Prior to the first Arabian’s arrival in the U.S. as a gift to President George Washington, the world’s oldest true breed enjoyed a long and storied history as prized mounts of royalty and European war horses. In 1877, the Sultan of Turkey presented a pair of stallions to General Ulysses S. Grant, who bred them to Arabian mares imported from England. Celebrated for their beauty, intelligence, loyalty, and stamina, a few were used as cavalry mounts in the Civil War but the majority saw lives of leisure among the wealthy in the Old West.

Missouri Fox Trotter Horse

Quick Trigger, a Missouri Fox Trotter (photo by Kayla Oakes)

Missouri Fox Trotter

Developed around 1821 in the Ozark Mountains of Arkansas and Missouri, the Fox Trotting Horse comprised a mixture of Morgan, Thoroughbred, and Arabian bloodlines. The horses excelled at plowing, hauling logs, and working cattle in the rugged, rocky terrain. After adding Tennessee Walker and Standardbred blood, the horses became known as Missouri Fox Trotters and went West as stylish buggy and riding horses. Because of the breed’s ability to travel long distances at a speed of five to eight miles an hour, Missouri Fox Trotters quickly became a favorite of sheriffs and marshals, country doctors, and others who needed a quick, comfortable ride.

Known for their surefootedness, sweet nature, and comfortable seat, today Missouri Fox Trotters are the horse of choice for the National Park Service.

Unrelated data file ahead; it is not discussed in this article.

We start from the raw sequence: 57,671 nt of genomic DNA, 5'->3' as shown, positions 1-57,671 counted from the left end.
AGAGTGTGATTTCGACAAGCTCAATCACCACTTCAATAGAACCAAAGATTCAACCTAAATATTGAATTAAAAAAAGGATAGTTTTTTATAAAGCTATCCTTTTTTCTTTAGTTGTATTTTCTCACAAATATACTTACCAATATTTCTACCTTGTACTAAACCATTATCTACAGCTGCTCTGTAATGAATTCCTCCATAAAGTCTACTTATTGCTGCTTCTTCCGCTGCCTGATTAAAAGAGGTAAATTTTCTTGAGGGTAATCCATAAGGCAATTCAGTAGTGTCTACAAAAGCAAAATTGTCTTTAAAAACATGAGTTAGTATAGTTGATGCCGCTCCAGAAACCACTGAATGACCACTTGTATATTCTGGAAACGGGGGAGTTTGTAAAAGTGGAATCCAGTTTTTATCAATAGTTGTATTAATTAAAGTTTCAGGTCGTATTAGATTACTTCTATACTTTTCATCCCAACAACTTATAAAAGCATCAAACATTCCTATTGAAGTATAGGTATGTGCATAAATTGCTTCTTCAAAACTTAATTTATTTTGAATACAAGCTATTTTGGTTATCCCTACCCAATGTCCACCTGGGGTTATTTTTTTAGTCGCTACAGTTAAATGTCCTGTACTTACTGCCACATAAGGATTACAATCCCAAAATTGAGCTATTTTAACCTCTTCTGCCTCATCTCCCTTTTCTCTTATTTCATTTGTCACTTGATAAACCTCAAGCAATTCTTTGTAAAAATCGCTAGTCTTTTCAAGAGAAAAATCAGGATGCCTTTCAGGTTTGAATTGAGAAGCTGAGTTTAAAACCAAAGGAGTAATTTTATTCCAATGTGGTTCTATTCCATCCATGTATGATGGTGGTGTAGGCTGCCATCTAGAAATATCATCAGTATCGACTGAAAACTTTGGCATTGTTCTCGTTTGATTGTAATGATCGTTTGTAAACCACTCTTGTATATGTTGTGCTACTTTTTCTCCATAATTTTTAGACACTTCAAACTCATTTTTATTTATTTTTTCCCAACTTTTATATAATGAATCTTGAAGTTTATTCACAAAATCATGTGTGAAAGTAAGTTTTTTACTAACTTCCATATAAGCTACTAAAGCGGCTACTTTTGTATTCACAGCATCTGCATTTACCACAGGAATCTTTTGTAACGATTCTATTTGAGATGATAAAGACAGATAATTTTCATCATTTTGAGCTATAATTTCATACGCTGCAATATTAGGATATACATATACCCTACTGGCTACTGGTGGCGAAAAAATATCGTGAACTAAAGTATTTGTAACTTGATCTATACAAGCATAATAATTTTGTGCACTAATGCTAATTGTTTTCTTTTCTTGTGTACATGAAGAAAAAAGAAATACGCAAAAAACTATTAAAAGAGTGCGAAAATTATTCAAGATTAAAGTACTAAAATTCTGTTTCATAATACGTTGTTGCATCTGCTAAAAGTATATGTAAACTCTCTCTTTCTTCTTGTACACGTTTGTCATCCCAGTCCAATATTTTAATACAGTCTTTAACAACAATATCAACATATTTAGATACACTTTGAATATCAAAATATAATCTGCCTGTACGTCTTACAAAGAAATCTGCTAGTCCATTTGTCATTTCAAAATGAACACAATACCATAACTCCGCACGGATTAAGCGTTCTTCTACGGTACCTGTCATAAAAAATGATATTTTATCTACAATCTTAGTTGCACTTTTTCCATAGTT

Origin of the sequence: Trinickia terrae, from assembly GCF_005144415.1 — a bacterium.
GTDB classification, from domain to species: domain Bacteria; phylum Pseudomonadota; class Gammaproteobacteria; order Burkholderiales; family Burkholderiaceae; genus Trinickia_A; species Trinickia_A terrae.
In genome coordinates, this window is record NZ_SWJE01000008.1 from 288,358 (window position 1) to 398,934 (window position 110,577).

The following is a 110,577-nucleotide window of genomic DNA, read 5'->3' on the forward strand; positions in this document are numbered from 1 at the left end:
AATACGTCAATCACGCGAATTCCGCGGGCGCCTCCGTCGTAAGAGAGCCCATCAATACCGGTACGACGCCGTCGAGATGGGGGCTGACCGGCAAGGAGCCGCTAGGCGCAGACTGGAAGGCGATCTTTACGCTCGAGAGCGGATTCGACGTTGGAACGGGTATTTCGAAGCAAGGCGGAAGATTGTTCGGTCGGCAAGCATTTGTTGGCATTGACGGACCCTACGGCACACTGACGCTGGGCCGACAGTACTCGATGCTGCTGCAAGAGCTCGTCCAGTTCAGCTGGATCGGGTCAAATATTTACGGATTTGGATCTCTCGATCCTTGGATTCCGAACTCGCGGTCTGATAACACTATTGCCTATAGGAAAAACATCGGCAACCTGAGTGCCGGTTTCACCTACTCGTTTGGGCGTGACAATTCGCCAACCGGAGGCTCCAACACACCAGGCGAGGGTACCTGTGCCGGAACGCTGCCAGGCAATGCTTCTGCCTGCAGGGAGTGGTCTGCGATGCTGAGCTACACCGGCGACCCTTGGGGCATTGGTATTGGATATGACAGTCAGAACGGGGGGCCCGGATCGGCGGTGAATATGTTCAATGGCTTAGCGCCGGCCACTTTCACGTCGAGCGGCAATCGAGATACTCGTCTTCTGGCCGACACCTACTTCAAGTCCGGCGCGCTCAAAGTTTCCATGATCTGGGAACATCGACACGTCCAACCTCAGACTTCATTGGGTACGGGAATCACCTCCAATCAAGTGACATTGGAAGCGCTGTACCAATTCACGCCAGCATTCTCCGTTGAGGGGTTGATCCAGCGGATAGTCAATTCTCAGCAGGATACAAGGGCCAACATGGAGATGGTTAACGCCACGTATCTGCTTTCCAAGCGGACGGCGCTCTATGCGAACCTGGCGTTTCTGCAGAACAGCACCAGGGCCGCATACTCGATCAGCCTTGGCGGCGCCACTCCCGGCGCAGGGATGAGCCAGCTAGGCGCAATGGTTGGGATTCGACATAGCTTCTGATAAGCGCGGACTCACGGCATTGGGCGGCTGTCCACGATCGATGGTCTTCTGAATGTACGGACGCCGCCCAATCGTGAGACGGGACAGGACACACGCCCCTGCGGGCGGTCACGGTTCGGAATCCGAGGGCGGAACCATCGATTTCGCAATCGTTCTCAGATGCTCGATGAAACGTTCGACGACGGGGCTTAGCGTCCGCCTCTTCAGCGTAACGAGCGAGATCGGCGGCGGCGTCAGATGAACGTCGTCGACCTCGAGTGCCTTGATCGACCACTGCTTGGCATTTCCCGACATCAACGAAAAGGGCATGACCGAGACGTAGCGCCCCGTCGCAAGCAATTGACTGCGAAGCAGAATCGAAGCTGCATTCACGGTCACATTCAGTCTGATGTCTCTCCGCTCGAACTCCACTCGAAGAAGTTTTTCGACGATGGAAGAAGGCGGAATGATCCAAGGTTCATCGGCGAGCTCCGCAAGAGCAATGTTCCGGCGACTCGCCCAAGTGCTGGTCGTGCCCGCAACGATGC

Morgan horse

Morgan colt (photo by Laura Behning)

Morgan

America’s first recognized horse breed descended from a two-year-old stallion of unknown ancestry acquired by a teacher in 1791 as settlement of a debt. The horse famously passed along his extraordinary traits, including sweet disposition, cobby and well-muscled body, and hardiness. Morgans were official cavalry mounts on both sides during the American Civil War. Confederate General Stonewall Jackson and Union General Philip Sheridan both rode Morgans they personally owned.

Both before and after the war, Morgans served as draft horses, stock horses, and speedy, durable mounts, playing roles on farms and ranches, among the miners during the California Gold Rush, as favored mounts of the Pony Express, and racing horses. Morgan blood heavily influenced the development of Quarter Horses in Texas. Although the breed almost died out in the 1870s, a few diligent breeders revived the bloodlines that continue today.

Mustang horses in Nevada

Mustangs in Nevada (Bureau of Land Management photo)

Mustang

America’s feral horses are living history and an enduring reminder of the country’s Wild West past. Descended from escaped and abandoned horses brought to the New World by the Spanish in the 1500s, Mustangs claim Barb, Sorraia, and Andalusian blood, along with traits inherited from all other American breeds. “Hot” horses (meaning they love to run), their intelligence and intuition made them notoriously difficult to catch, contain, and tame, but once domesticated, Mustangs became strong, loyal, reliable, and sturdy mounts and draft animals, performing all sorts of tasks in the American West.

In 1900, approximately 2 million Mustangs roamed 17 western states; by 1970, thanks to an extermination program undertaken by stockmen who considered the wild horses a threat to their range and purebred herds, fewer than 17,000 remained. The Wild Free-Roaming Horse and Burro Act of 1971 protects the animals now. Under the auspices of the Bureau of Land Management, herds thrive on open rangeland in Nevada, Arizona, New Mexico, Montana, Wyoming, and several other western states. Without natural predators, herds can double in four years, so the BLM periodically conducts roundups and places the detainees up for adoption. Those not adopted are re-released. (The BLM program is controversial and way beyond the scope of this post.)

Paint Horse